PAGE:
I once heard that perhaps 3 or 4 decades ago the Democrats had done a documentary regarding the GOP individual running for president. The Dems had the idea that the words they said were devastating to the GOP. However, the GOP blatantly was very glad for that particular documentary, saying that people only looked at the pictures, that the words meant little or nothing to the voters. Since the pictures alone, without giving attention to the words said, were favorable to the GOP, the documentary was favorable to the GOP. I find myself wondering if the only ones “thinking” about the “Trump issue” are those few who write about it and those few who read what is written about it. How do the ordinary voters “feel” about Trump as president? How do they “feel” about Trump as a, to put it crudely, “loud mouth”; to put it genteelly, “bluntly says what he thinks” president?

    From another standpoint, I once saw a program called “Undercover Boss” which featured Donald Trump. (The high level officer disguises him/herself and works every, single job in the company, particularly the lower level jobs paying minimum wage.) Trump had a peculiar attitude toward being on this program: He refused to be “in disguise” – so it was obvious who the “chief honcho” was. When told by a woman housekeeper to clean the bathroom (and the toilet), he flat out refused to do any of it. His approach to that was a blunt: “Hell, no, I’m not doing *that*!” A strange attitude toward those who work to maintain his stature in the 1%.

    While my attitude toward Trump is that should he be elected, I may have to move to Canada, I find myself wondering why nobody (as in no nominee) is listening, much less speaking about the idea that Pope Francis [yes, I’m bringing him into this] brought up: It may be possible that the changing world we have, whatever the change brings for the world as a whole, will require some different kind of economic system than Capitalism. (I have no clue here about what different kind would be appropriate; I’m just asking the question and wondering about the situation.)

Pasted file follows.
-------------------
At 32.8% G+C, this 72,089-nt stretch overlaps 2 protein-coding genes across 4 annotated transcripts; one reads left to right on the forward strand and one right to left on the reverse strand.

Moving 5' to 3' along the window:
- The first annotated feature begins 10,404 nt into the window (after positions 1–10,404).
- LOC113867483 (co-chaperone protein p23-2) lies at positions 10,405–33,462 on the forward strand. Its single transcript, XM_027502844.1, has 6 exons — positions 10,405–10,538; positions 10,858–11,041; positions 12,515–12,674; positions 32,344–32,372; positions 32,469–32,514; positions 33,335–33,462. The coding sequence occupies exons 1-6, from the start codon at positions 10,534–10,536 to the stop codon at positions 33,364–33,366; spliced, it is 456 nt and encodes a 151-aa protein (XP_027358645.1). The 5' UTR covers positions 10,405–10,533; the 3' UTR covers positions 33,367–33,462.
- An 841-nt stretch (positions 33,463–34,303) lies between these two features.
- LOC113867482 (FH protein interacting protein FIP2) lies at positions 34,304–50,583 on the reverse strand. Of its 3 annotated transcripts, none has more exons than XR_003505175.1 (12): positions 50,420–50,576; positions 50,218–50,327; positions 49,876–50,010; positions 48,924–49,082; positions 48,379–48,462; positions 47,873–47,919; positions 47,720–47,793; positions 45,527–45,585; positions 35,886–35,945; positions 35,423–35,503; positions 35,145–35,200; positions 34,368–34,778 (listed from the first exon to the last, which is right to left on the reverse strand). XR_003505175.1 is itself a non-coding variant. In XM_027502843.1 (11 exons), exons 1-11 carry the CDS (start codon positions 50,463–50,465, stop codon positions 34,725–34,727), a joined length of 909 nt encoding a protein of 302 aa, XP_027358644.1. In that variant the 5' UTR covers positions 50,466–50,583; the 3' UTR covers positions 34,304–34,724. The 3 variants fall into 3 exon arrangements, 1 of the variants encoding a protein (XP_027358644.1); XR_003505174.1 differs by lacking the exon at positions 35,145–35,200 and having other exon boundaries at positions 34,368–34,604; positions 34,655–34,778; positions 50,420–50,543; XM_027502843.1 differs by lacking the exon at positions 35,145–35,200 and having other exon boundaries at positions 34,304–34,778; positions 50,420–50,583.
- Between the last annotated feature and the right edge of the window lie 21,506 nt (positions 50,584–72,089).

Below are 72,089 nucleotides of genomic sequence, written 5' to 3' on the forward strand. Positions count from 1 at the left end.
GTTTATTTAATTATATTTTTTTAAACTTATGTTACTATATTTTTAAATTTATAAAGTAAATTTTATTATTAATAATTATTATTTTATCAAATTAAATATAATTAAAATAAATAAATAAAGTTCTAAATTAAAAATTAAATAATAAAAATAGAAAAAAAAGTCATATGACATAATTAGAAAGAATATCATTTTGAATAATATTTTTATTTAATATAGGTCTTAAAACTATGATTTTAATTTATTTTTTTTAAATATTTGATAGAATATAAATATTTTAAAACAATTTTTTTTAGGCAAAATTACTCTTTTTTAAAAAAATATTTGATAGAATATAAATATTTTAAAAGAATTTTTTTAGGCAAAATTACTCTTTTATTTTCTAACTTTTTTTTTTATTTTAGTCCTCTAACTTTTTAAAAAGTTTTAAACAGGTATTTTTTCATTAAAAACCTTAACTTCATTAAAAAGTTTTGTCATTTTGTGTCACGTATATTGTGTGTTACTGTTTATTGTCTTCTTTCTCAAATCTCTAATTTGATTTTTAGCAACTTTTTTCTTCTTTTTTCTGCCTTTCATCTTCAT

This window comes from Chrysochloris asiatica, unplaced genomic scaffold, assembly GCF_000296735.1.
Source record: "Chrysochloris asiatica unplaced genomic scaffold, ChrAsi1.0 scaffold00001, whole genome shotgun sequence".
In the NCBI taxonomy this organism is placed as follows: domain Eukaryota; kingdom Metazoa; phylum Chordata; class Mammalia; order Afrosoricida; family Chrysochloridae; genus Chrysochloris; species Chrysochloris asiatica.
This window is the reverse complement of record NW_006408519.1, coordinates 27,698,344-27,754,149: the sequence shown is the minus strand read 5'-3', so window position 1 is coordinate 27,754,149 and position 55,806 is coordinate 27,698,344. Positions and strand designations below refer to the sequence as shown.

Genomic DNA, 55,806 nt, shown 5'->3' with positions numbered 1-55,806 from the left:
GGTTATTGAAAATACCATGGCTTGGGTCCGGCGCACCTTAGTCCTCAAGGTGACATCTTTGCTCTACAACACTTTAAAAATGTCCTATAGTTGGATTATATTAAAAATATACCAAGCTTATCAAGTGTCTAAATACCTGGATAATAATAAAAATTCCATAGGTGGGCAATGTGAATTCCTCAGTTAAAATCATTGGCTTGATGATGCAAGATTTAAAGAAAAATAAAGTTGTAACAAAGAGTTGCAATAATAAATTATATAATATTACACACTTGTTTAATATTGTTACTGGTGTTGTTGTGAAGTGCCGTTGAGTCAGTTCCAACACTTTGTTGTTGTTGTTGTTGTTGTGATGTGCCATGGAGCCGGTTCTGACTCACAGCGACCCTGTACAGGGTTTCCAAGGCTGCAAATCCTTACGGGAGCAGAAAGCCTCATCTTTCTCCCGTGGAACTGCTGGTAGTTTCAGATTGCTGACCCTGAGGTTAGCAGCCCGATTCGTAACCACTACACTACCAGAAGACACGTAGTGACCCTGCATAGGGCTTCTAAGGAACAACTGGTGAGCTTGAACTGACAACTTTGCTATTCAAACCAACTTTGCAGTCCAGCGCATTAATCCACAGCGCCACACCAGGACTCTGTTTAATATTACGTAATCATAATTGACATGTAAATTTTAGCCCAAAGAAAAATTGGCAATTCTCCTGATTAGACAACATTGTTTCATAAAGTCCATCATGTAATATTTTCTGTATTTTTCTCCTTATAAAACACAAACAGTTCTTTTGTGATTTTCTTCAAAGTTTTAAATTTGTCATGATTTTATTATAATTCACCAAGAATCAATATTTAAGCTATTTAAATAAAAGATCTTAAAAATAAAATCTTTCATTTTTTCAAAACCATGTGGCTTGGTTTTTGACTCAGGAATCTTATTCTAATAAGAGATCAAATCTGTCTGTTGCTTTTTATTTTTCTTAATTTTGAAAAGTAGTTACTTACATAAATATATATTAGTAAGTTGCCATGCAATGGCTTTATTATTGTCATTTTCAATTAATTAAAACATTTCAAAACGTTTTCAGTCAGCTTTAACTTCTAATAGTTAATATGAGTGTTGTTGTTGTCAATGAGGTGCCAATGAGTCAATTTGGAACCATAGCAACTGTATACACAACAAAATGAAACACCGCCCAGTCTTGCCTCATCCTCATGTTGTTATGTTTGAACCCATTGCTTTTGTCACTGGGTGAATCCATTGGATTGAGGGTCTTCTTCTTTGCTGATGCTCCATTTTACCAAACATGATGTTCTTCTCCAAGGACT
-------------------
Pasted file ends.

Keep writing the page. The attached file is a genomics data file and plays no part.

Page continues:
And sure enough, it’s the 1% who seem to be most worried on a sort of unconscious level about the economic system. While the 1% is not saying it in words, it seems to me they are most concerned about keeping the system we currently have that brought them into the 1%. The rest of the population may not even have a good idea of what Capitalism is, to say nothing of the concept of supply and demand, for instance. I’m not disparaging “the rest of the population”, I’m just wondering about them if their approach to those is office is how a voter “feels” about someone running for office.

    It does seem to me that Donald Trump is, on some level, well aware of the “feeling” aspect of voting and using it to best effect for himself.

    I also find myself wondering if just worrying about an economic system is enough. As a president, or even as someone who gets to the point where he/she could be one of two who might hold that office, the individual holding that office must have knowledge about so many other areas than the economic system; and here I would include the immigration issue as part of the economic system, to say nothing of the immigrant/war issue(s) that plague so many parts of the world and bring pain and suffering to so many people in the world. They seem to be very different issues, but in the end they boil down to money and the economy.

    From my point of view (and I know there are many who would disagree with me) I certainly hope Donald Trump will bring only good news to Hillary Clinton. I liked (notice a “feeling” word). . . let me rephrase: I would judge she did an excellent job as Secretary of State, an office that brings her experience and knowledge with most of the world and which is a most important factor in judging who might be president. Yet, are there enough people who factor in that aspect of her experience and knowledge to bring her to the presidency? Or would she be judged on how her hair was fixed or what she wore the day before voting?

    And an added note: “The Atlantic” has two articles, one on the GOP and one on the Democrats and their nominees. I’ve not finished reading both of these articles so have not commented on them. But one thing stands out in my mind about Donald Trump: He seems to be a “street fighter”, i.e.: No rules, any way to win works. He is very “personal” in his attacks on other nominees, another version of “street fighting”; if he can’t win by “thinking”, he’ll win by “feeling”. (Say something that really hurts another person, as in: “Did you see her face?” or regarding John McCain: “I don’t like losers; he’s a loser, he was captured by he enemy.”) His appeal is more to the negative than to anything positive. It’s so easy to say what’s wrong; it’s so difficult to find a good way to “fix” what’s wrong.

    All of Donald Trump’s approaches and words may possibly appeal to a voter who gives little “thought” to issues but a lot of “feeling” to them. Let’s hope we get someone who is able to “think” well and sensibly on the enormous issues presently plaguing the world; but someone who also has a “feel” for the voters and respects those who elected her/him. MCS

    Comment by Mary S. — January 4, 2016 @ 3:31 pm